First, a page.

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I got into all the old gear and pulled old rock. You can see that whenever we went to a LFS my wife would dig through their live rock in search of coral skeletons. We ended up with some really nice pieces, some of which she has used some to cast replicas.

IMG_20200606_161153.jpg


I still need to clean and test all the equipment. In our previous set-up, we never had TDS meters or a pressure gauge. So those, along with citric acid, was my first order. Our portable RODI is from cleanwaterclub.com. I need to test its quality and determine if I need to replace the filters/membrane (or buy a full replacement).

Also ordered a refractometer, glass drill bits, bulkheads with other fittings, a few new test kits, 15lbs of dry special grade sand, red sea blue bucket salt, ammonia, and Zeobak/food/starter and sponge power to start Zeovit (sans media) when I cycle.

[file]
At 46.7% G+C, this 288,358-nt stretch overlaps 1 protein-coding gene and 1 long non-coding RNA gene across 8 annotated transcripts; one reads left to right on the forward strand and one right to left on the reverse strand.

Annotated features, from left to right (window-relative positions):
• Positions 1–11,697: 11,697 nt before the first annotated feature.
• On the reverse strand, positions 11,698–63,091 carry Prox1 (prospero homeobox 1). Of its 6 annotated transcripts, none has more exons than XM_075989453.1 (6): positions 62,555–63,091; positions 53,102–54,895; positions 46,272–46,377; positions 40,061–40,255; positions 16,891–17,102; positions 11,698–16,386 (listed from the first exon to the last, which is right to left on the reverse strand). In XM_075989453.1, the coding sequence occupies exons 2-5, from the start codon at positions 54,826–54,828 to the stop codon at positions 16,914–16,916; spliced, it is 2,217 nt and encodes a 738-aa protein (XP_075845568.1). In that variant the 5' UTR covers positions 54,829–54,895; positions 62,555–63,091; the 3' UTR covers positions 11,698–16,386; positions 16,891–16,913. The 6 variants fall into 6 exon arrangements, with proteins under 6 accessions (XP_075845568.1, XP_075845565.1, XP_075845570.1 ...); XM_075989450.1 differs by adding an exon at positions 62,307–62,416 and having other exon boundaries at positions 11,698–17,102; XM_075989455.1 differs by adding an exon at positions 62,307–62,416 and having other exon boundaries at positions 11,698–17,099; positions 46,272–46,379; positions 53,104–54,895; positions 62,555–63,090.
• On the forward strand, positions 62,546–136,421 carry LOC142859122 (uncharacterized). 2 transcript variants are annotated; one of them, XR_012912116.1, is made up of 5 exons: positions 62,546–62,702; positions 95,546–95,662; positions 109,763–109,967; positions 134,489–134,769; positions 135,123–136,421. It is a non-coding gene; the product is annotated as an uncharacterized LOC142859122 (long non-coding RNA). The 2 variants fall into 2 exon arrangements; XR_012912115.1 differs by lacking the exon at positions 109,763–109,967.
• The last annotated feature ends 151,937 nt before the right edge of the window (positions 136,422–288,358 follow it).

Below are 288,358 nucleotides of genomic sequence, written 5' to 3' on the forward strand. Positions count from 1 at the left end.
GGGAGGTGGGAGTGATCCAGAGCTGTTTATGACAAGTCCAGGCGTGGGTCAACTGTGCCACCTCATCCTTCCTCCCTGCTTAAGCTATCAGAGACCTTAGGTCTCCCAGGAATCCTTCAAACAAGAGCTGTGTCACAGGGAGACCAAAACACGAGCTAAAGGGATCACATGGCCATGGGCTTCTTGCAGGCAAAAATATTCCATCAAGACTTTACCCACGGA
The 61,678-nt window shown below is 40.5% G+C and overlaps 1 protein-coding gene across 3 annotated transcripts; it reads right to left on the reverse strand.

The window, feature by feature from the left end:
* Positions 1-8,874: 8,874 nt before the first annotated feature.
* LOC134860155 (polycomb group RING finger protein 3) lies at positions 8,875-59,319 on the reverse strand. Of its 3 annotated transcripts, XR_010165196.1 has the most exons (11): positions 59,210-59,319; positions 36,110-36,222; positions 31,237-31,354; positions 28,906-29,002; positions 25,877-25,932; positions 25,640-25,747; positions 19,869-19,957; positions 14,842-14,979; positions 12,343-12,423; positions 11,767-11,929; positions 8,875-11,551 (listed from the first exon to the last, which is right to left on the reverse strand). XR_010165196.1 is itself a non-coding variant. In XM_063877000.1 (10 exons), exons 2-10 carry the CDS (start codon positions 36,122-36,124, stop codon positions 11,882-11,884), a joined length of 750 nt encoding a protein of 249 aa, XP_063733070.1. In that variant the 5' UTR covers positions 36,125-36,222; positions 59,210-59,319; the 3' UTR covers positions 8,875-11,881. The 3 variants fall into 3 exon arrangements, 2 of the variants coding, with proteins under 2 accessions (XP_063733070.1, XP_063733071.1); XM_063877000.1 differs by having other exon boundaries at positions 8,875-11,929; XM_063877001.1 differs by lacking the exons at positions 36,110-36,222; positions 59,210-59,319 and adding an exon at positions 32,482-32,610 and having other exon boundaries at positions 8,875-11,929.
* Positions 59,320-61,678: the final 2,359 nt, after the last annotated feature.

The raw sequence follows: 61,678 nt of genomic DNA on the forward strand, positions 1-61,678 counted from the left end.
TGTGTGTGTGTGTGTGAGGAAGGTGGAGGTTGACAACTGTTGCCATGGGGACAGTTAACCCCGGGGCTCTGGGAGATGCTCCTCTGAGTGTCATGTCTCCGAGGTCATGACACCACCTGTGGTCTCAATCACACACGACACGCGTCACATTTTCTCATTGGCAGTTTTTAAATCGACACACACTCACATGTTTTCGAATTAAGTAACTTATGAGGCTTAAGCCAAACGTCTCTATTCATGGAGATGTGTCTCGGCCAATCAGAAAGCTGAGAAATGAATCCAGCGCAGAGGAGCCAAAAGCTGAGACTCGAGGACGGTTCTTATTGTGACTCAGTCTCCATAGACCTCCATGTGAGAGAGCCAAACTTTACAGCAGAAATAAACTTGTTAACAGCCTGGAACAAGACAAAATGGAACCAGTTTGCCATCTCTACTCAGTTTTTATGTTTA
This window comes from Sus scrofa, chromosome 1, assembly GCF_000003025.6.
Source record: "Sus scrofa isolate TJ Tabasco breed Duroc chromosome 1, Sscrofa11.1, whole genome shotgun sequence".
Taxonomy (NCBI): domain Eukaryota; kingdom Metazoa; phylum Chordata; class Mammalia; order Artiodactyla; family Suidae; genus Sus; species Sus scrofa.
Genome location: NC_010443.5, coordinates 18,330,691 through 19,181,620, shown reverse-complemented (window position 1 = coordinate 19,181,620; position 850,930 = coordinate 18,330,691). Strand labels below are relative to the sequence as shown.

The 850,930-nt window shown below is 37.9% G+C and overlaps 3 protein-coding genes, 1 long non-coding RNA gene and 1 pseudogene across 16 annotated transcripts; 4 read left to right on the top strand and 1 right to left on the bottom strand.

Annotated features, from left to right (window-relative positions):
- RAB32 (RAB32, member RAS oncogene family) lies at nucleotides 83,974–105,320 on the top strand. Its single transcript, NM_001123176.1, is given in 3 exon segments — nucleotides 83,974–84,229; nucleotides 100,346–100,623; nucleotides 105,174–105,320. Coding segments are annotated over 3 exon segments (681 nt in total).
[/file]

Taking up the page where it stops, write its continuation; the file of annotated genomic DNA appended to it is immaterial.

That should give me everything I need to start cycling while I set up the tank.
 
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Provided the old gear still runs pretty much the only equipment I will need to get up and running is a heater with a controller. I have several Eheim true temp heaters but would like the additional peace of mind.

Something I am eager to learn: will my Eheim 600 (158 gph) return pump plus my Jaebo WP-10 will provide enough flow? I suspect that I will prefer to replace them with a more powerful dc pump because I don't want visible cords/powerheads but I will save the money for now.